For the first time as a Yankee and really for the first time in his career, CC Sabathia battled pitching mortality in 2012. He is one of the game’s preeminent workhorses, throwing at least 230 innings every year from 2007-2011 and at least 190 innings in ten of his 12 seasons as a big leaguer. His career-low was 180.1 innings back in 2001, when he was a 20-year-old rookie. He hit the DL twice this year, including once with an arm injury. After the season, Sabathia had surgery to remove a bone spur from his left elbow.
During a recent radio interview, pitching coach Larry Rothschild discussed his ace left-hander’s workload and the team’s intent to scale it back at various times. Here’s the quote passed along by the fine folks at MLB Network Radio on SiriusXM…
“Joe and I talked about (lightening Sabathia’s workload) even going back to last year. This year we talked about it even more. Not only lightening the load but the pitch total during the game, because he’s a guy that almost thrives on working the pitch totals, and when he doesn’t have them, it has an effect leading into the next start. Unlike a lot of guys where if they get a little more rest they’re more effective, he works more and throws more pitches he seems to get on rolls a lot quicker. And what happened, I think, part of this year is he didn’t do it. We didn’t let him get to that point, and then with the groin at one point and the elbow at the other, we just never got to that point until towards the end and then he got on another roll when he did throw the pitches. So it’s kind of a Catch-22 with him. We do have to watch it, and we’re going to probably have to watch a few guys on this staff. We’re aware of it and back off. When he had a chance to pitch with extra rest we did that. In the past he would pitch on the fifth day almost all the time.”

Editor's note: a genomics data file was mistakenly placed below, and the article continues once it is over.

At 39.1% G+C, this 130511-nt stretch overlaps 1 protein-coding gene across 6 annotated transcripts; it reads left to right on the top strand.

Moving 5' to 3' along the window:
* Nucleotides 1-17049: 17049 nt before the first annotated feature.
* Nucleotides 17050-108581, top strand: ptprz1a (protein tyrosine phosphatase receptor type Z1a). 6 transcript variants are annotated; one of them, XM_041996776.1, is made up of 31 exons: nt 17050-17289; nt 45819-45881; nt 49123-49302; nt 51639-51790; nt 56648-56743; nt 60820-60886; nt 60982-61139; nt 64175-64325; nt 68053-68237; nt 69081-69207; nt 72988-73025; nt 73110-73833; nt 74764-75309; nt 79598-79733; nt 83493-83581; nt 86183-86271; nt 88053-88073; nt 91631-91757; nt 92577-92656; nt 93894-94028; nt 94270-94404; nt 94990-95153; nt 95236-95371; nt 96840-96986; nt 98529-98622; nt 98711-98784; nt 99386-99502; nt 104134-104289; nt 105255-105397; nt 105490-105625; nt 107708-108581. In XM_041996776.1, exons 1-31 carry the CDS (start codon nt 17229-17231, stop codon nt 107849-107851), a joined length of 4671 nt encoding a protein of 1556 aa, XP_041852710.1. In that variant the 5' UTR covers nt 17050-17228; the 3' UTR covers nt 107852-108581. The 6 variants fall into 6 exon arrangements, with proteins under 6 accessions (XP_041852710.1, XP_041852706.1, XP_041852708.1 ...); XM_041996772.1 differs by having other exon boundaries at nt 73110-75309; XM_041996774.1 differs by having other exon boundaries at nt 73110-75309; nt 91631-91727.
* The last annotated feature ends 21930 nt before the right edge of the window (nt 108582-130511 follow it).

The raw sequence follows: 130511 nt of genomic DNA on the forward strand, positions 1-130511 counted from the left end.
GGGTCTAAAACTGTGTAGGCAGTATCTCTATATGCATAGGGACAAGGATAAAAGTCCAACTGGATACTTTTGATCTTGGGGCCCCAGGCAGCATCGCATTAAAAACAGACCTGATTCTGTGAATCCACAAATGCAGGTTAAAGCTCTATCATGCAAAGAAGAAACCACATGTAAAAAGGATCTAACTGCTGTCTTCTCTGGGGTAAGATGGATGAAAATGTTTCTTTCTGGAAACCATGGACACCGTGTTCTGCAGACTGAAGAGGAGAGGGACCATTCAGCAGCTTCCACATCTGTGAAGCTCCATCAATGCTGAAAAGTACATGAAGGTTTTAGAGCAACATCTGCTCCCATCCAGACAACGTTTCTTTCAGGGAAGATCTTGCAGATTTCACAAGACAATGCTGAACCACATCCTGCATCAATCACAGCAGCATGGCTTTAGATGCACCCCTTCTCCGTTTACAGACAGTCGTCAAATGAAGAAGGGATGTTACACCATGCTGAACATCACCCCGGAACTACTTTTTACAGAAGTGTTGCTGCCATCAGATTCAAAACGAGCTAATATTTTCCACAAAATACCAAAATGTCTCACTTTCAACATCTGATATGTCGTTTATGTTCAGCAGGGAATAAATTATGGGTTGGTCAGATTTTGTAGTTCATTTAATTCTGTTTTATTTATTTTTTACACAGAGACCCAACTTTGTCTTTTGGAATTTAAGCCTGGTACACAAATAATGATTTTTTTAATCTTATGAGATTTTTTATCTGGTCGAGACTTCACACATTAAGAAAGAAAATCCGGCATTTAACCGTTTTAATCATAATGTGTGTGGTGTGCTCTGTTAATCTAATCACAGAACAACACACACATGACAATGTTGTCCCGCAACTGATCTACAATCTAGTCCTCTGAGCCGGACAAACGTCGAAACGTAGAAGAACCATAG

Despite the two DL stints, Sabathia still threw 200 innings (exactly 200, in fact) this year because he threw eight innings in his final three starts. He seemed to hit his stride in September as Rothschild said, dominating in those final three starts and twice again in the ALDS. At age 32, Sabathia has over 2,500 regular season innings on his arm, more than the career totals of Bret Saberhagen and Doug Drabek, for example. Within two years he’ll be in the top 150 all-time in innings pitched.
I mentioned this to Joe at some point late in the season, but perhaps the Yankees have to start treating Sabathia as more of a 200-inning guy than a 230-inning guy. That means giving him the extra day once in a while or not sending him out for the eighth when his pitch count is sitting at 105. His velocity did decline this year and it’s easy to say they should take their foot off the gas to “save bullets” so to speak, but as Rothschild notes, it’s easier said than done. CC does seem to be a rhythm pitcher, particularly with his command. Reducing his workload even slightly could mean a big adjustment has to be made on his part. I think it is something worth discussing though — the Yankees have already had these talks, obviously — especially with Sabathia approaching his mid-30s with another four (potentially five) years left on his contract.
Rothschild also discussed a number of other pitching topics during the interview, including Michael Pineda’s injury and possible returns by Hiroki Kuroda, Andy Pettitte, and Mariano Rivera. Chad Jennings has the full recap.